Choosing his running mate is the biggest decision John Kerry will make in his presidential campaign. And by this time next week, we will probably know what the decision is.
John Kerry will announce his running mate soon
It matters because the announcement will receive saturation coverage in the media.
People who have not given politics much thought up to now will take notice.
The choice will tell us a lot about Mr Kerry: whether he is a risk-taker, what he values, and how he wants to position his candidacy.
Among the Democratic grassroots, the clear favourite is Senator John Edwards.
When you talk to Democratic activists, they repeatedly describe Mr Edwards as "exciting" and "fresh", suggesting these are qualities which they think is missing in Mr Kerry himself.
There are other advantages to choosing Mr Edwards: his southern, more socially conservative politics would help to offset Mr Kerry's north-eastern liberal image.
His emphasis on domestic issues would balance Mr Kerry's obvious foreign policy strengths. His boyish charisma would add some zip to Mr Kerry's ponderous stump style.
He is also the favourite with the ordinary voter.
A recent Gallup poll showed that 72% of respondents want Mr Edwards compared to 64% for the former Democratic leader of the House, Dick Gephardt - though that may just be because his is the most well known name in the frame.
Despite this, Mr Edwards could still be ruled out.
Some Democrats say Mr Kerry just doesn't like Mr Edwards. But he wouldn't be the first candidate not to get on with a running mate. Eisenhower, for instance, despised Richard Nixon.
A more serious claim is that Mr Edwards, a first-term senator, could look vulnerable on foreign policy when going toe-to-toe against Vice President Dick Cheney.
The Kerry camp may decide Mr Edwards won't deliver any of the key swing states. Or they might find something in his past which would embarrass the ticket.
But if he doesn't pick Mr Edwards, the Kerry camp will have to brace itself for an angry backlash among the grassroots.
A lot of Democrats are afraid that Mr Kerry will end up choosing Mr Gephardt.
Politically, it's hard to see why Mr Kerry would choose him, except that he could deliver Missouri, his home state.
Mr Gephardt is much closer to Mr Kerry in both substance and style. Mr Kerry clearly feels more at ease with Mr Gephardt's rather stolid legislator manner than Mr Edwards' populism.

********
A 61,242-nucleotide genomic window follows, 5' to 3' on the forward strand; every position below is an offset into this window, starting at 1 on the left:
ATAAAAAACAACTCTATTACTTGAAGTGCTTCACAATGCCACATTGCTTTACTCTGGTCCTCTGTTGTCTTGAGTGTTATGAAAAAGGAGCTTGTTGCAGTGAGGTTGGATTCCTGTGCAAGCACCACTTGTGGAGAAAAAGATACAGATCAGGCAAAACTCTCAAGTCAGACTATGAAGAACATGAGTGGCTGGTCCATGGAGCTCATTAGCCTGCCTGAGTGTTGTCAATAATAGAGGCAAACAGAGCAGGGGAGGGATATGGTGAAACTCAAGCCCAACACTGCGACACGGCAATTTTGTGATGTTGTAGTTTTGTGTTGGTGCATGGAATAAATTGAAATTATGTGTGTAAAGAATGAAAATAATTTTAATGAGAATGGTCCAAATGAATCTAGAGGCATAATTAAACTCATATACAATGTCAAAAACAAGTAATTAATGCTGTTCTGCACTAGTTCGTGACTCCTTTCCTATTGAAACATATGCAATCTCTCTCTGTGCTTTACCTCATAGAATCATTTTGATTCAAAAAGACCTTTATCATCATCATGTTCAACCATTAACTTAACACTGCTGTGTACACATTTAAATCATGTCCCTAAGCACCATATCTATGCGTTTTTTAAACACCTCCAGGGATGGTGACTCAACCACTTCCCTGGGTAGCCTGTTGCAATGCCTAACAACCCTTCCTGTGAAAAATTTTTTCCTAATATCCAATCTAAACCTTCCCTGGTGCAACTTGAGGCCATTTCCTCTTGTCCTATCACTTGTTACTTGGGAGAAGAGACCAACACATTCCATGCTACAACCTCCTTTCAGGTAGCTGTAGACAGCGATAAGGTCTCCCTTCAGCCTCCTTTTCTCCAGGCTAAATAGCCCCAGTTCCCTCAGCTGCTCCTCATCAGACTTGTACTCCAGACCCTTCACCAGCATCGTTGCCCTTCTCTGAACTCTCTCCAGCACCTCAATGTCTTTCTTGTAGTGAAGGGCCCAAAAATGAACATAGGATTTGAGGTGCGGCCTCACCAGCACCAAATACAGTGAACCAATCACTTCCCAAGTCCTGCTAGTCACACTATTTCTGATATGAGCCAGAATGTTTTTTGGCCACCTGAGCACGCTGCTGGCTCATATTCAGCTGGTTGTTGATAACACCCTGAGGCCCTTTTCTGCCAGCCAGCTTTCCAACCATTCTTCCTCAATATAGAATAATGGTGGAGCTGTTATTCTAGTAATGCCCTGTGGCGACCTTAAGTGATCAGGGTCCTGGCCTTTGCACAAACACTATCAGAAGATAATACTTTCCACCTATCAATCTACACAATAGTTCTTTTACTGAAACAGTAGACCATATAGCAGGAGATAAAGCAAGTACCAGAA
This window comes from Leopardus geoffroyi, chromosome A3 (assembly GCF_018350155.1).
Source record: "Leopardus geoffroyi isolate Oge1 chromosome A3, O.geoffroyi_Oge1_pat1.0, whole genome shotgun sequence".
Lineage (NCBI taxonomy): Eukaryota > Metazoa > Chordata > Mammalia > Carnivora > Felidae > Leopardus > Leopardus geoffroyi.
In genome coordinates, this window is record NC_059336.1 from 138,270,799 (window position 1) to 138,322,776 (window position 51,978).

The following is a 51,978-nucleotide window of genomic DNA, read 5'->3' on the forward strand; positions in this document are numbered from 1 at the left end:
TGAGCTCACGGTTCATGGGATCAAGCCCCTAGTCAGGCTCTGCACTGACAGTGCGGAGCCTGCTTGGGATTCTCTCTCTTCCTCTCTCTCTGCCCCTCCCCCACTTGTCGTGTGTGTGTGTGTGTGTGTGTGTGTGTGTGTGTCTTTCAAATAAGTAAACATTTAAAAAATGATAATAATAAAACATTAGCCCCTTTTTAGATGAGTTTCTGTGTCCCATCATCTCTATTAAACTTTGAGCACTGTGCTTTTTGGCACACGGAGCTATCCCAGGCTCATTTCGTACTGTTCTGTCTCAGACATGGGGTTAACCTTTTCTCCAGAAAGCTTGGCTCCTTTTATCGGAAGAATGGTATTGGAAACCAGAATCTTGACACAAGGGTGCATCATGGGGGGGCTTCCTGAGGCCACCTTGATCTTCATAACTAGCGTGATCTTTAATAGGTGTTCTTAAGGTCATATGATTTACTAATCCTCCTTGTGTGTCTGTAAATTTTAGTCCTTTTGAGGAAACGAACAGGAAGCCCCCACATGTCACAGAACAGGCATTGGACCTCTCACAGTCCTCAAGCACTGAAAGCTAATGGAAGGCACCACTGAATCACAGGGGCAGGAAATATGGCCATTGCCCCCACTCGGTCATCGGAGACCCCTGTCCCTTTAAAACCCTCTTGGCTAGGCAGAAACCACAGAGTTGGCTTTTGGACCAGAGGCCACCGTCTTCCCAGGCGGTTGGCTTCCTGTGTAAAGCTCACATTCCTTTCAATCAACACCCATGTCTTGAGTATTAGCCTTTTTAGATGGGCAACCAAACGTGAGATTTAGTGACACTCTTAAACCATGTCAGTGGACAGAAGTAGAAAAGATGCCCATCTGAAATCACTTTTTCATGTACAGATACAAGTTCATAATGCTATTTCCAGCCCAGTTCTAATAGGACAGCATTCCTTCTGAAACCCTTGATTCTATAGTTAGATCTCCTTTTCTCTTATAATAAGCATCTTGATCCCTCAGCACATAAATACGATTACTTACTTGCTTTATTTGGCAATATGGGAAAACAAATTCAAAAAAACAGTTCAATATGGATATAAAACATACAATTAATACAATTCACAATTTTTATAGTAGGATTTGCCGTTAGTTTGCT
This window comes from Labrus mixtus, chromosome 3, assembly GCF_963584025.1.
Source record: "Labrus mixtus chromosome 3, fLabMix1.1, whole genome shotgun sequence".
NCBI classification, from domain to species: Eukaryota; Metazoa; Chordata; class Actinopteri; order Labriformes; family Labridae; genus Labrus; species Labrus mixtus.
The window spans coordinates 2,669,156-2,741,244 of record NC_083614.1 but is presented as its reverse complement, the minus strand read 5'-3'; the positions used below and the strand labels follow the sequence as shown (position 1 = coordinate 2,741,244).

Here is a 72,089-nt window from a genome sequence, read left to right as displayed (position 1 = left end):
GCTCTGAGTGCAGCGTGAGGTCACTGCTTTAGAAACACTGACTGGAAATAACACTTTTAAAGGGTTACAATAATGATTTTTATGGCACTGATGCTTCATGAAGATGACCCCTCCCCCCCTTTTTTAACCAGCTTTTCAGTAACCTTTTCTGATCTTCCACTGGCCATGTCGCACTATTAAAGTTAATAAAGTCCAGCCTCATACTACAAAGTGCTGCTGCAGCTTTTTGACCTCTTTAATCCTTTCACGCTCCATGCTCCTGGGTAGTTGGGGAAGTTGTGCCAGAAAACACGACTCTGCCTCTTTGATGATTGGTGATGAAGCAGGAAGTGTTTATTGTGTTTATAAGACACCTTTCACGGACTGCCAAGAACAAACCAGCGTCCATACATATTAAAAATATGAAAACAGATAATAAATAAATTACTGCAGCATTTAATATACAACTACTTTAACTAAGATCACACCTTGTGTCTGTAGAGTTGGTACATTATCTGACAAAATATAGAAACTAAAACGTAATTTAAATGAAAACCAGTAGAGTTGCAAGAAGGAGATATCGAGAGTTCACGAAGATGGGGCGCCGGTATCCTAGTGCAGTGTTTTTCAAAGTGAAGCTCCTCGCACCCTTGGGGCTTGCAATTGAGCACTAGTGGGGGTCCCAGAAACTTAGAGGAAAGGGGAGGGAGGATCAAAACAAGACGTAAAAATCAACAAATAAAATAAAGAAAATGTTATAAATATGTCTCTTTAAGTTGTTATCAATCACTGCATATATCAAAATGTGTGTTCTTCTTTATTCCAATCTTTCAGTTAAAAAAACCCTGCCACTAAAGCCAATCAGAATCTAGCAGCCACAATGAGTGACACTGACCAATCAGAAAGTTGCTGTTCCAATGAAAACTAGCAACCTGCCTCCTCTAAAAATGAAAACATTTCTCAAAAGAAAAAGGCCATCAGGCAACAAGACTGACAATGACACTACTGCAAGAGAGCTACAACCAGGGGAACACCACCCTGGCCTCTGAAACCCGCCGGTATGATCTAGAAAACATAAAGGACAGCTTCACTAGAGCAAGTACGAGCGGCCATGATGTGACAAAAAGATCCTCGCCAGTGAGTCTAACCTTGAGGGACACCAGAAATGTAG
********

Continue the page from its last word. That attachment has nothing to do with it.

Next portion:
But choosing Mr Gephardt could cause a lot of the air and excitement to evaporate from the Kerry campaign.
Wild card candidates
The John McCain rumours have stopped. The Republicans have signed him up as a keynote speaker at their convention.
I suspect that the Kerry camp was never actually serious about Mr McCain, but was happy to fan the rumours because it made Mr Kerry look more appealing to the centre ground.
In the same vein, William Cohen is now being mentioned.
Mr Cohen is another Republican, but unlike Mr McCain, he has served in a Democrat administration, as President Clinton's defence secretary.
Mr Kerry could pick another Vietnam veteran, Wesley Clark
Another wild card is Bob Rubin, Mr Clinton's treasury secretary. These are both riskier choices because they wouldn't deliver any political constituency.
But President Bush's problems in Iraq may make Mr Kerry feel more confident about taking a risk.
And if he is, he could go for a fellow Vietnam veteran, Wesley Clark. He has the charisma of Mr Edwards, but lacks the political base to threaten Mr Kerry.
Iowa Governor Tom Vilsack and Indiana Senator Evan Bayh are possible compromise candidates.
They are unknown outside Democrat circles. But they are popular, competent moderates - John Edwards without the star wattage - and no one would complain that much if one of them received the nod.
Choosing a running mate is a gruelling process.
A candidate has to be willing to subject himself (there are no women in the frame unless you include Hillary Clinton, who is 100/1 long shot) to intensive interviews in which everything - his sex life, his finances, his friends - is discussed.
Teams of lawyers pore over every available public record from credit records to high school year books. Past girlfriends are contacted.
John Kerry went through the process last time as one of the favourites for becoming Al Gore's running mate. The other unsuccessful candidate on the short list was - John Edwards.
Closely guarded secret
Less than 10 people really know who it is going to be. Mr Kerry has consulted his wife, his brother, his chief of staff, his chief strategist and of course, Jim Johnson, the man heading the search committee, but he has successfully kept the process away from the cameras, thereby heightening the sense of anticipation.
Running mates can certainly boost a candidate. But they can also doom them.
Dick Cheney, the acclaimed choice of George Bush in 2000, is now seen as an increasing liability by moderate Republicans.
Not because of anything he has done, but because of this image of secretiveness and corporate connections which surrounds him.
A candidate has to be very careful of the company he chooses.